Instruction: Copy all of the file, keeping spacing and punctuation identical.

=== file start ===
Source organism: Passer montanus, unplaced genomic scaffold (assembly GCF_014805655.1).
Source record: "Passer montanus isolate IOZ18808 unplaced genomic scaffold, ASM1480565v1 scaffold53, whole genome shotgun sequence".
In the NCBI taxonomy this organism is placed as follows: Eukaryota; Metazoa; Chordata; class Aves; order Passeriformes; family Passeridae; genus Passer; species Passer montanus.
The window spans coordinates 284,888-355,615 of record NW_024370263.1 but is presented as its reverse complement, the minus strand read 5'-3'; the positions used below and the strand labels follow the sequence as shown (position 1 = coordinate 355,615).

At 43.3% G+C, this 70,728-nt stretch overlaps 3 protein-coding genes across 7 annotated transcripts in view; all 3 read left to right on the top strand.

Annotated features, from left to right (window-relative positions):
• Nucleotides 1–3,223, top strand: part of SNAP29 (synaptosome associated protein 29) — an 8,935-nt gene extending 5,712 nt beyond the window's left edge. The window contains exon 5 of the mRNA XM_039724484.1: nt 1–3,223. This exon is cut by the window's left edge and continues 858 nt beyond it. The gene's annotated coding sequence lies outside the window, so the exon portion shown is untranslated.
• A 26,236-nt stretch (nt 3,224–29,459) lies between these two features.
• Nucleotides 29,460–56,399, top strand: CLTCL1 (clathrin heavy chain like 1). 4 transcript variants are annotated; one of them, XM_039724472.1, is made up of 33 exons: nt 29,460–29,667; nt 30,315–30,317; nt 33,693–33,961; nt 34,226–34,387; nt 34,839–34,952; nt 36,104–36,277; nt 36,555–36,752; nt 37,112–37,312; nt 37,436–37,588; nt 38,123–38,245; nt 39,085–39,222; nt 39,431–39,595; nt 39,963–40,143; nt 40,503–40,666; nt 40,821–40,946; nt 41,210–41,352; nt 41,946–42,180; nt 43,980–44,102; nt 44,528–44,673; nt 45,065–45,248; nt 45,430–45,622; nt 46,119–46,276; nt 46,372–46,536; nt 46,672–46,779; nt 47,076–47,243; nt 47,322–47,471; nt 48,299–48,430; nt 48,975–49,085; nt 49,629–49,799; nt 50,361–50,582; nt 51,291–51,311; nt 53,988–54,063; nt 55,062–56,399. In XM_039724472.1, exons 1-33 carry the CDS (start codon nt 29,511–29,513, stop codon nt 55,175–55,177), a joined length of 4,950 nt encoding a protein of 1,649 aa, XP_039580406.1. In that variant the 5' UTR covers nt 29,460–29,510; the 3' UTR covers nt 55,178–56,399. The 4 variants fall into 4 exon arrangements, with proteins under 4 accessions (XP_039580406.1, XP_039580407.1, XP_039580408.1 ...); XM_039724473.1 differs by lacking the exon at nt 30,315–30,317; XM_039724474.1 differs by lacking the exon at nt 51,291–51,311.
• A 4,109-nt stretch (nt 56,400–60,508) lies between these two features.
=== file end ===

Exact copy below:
Source organism: Passer montanus, unplaced genomic scaffold (assembly GCF_014805655.1).
Source record: "Passer montanus isolate IOZ18808 unplaced genomic scaffold, ASM1480565v1 scaffold53, whole genome shotgun sequence".
In the NCBI taxonomy this organism is placed as follows: Eukaryota; Metazoa; Chordata; class Aves; order Passeriformes; family Passeridae; genus Passer; species Passer montanus.
The window spans coordinates 284,888-355,615 of record NW_024370263.1 but is presented as its reverse complement, the minus strand read 5'-3'; the positions used below and the strand labels follow the sequence as shown (position 1 = coordinate 355,615).

At 43.3% G+C, this 70,728-nt stretch overlaps 3 protein-coding genes across 7 annotated transcripts in view; all 3 read left to right on the top strand.

Annotated features, from left to right (window-relative positions):
• Nucleotides 1–3,223, top strand: part of SNAP29 (synaptosome associated protein 29) — an 8,935-nt gene extending 5,712 nt beyond the window's left edge. The window contains exon 5 of the mRNA XM_039724484.1: nt 1–3,223. This exon is cut by the window's left edge and continues 858 nt beyond it. The gene's annotated coding sequence lies outside the window, so the exon portion shown is untranslated.
• A 26,236-nt stretch (nt 3,224–29,459) lies between these two features.
• Nucleotides 29,460–56,399, top strand: CLTCL1 (clathrin heavy chain like 1). 4 transcript variants are annotated; one of them, XM_039724472.1, is made up of 33 exons: nt 29,460–29,667; nt 30,315–30,317; nt 33,693–33,961; nt 34,226–34,387; nt 34,839–34,952; nt 36,104–36,277; nt 36,555–36,752; nt 37,112–37,312; nt 37,436–37,588; nt 38,123–38,245; nt 39,085–39,222; nt 39,431–39,595; nt 39,963–40,143; nt 40,503–40,666; nt 40,821–40,946; nt 41,210–41,352; nt 41,946–42,180; nt 43,980–44,102; nt 44,528–44,673; nt 45,065–45,248; nt 45,430–45,622; nt 46,119–46,276; nt 46,372–46,536; nt 46,672–46,779; nt 47,076–47,243; nt 47,322–47,471; nt 48,299–48,430; nt 48,975–49,085; nt 49,629–49,799; nt 50,361–50,582; nt 51,291–51,311; nt 53,988–54,063; nt 55,062–56,399. In XM_039724472.1, exons 1-33 carry the CDS (start codon nt 29,511–29,513, stop codon nt 55,175–55,177), a joined length of 4,950 nt encoding a protein of 1,649 aa, XP_039580406.1. In that variant the 5' UTR covers nt 29,460–29,510; the 3' UTR covers nt 55,178–56,399. The 4 variants fall into 4 exon arrangements, with proteins under 4 accessions (XP_039580406.1, XP_039580407.1, XP_039580408.1 ...); XM_039724473.1 differs by lacking the exon at nt 30,315–30,317; XM_039724474.1 differs by lacking the exon at nt 51,291–51,311.
• A 4,109-nt stretch (nt 56,400–60,508) lies between these two features.